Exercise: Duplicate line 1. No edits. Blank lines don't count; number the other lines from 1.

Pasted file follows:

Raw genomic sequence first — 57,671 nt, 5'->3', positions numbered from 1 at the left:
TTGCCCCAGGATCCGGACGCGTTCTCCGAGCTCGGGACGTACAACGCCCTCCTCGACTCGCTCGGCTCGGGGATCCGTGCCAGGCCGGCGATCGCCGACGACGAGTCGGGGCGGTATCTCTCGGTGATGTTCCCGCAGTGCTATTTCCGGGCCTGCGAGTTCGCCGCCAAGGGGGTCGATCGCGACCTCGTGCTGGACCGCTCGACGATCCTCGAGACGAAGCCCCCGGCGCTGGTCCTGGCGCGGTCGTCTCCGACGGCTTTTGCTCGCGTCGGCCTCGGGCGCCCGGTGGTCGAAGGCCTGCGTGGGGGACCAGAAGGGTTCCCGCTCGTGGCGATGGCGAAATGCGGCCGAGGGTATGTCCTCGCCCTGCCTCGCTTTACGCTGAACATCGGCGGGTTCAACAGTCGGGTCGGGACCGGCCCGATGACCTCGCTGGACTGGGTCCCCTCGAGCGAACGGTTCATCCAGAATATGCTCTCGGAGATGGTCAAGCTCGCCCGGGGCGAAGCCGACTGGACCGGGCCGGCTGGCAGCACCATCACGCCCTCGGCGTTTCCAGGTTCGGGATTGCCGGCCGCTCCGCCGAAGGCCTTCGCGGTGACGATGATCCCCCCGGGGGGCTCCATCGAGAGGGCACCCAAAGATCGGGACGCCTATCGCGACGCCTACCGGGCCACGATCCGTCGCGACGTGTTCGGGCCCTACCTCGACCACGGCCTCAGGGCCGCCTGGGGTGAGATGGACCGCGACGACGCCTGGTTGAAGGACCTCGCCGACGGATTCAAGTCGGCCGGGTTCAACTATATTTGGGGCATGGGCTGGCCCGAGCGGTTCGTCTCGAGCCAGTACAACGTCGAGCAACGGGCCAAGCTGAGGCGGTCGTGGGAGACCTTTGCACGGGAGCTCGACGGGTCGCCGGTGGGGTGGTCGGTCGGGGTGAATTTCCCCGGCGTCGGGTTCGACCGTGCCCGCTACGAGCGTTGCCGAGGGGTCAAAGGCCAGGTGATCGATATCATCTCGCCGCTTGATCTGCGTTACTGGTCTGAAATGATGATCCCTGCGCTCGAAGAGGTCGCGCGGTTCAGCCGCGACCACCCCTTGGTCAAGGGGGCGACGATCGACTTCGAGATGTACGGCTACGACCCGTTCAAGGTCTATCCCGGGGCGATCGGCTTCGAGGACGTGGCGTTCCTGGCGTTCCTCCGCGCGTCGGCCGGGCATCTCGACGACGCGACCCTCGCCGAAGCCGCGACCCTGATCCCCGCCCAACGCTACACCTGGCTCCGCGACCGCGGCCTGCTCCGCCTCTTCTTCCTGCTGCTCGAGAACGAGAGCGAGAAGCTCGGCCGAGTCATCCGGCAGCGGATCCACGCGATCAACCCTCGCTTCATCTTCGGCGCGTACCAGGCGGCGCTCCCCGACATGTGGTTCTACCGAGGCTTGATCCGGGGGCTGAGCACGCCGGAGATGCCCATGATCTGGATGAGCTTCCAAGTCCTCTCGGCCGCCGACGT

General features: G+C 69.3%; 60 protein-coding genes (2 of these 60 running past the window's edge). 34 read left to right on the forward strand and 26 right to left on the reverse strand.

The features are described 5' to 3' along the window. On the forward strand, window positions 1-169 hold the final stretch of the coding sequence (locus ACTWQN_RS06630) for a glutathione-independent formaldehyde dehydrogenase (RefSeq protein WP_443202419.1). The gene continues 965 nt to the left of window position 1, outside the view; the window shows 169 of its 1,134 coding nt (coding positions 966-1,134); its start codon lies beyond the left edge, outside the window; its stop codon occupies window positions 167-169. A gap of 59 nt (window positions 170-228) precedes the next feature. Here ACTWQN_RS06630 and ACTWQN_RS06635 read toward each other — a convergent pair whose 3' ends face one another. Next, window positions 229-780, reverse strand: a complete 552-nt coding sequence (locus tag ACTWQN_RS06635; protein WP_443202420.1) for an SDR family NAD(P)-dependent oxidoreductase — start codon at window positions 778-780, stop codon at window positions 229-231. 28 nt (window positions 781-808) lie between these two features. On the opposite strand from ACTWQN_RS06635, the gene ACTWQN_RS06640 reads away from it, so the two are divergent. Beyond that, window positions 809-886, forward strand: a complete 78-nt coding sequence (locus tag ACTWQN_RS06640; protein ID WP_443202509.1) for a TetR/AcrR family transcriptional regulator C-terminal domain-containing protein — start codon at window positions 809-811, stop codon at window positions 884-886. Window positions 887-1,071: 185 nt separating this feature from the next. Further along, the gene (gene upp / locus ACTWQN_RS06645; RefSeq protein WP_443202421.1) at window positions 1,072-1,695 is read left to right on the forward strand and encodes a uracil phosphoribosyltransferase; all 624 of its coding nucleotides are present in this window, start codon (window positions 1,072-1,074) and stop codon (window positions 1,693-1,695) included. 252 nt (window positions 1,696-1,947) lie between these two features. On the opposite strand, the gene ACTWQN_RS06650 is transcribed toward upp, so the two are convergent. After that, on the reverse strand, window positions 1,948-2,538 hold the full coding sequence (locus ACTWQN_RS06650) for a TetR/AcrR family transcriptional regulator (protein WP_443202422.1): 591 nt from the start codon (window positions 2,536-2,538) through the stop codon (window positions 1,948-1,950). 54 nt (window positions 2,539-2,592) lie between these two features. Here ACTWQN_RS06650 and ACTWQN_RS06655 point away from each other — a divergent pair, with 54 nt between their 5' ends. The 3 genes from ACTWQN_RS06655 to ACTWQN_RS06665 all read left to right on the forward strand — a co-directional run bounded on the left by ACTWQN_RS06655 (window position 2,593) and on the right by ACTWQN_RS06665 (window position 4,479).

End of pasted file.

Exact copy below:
Raw genomic sequence first — 57,671 nt, 5'->3', positions numbered from 1 at the left: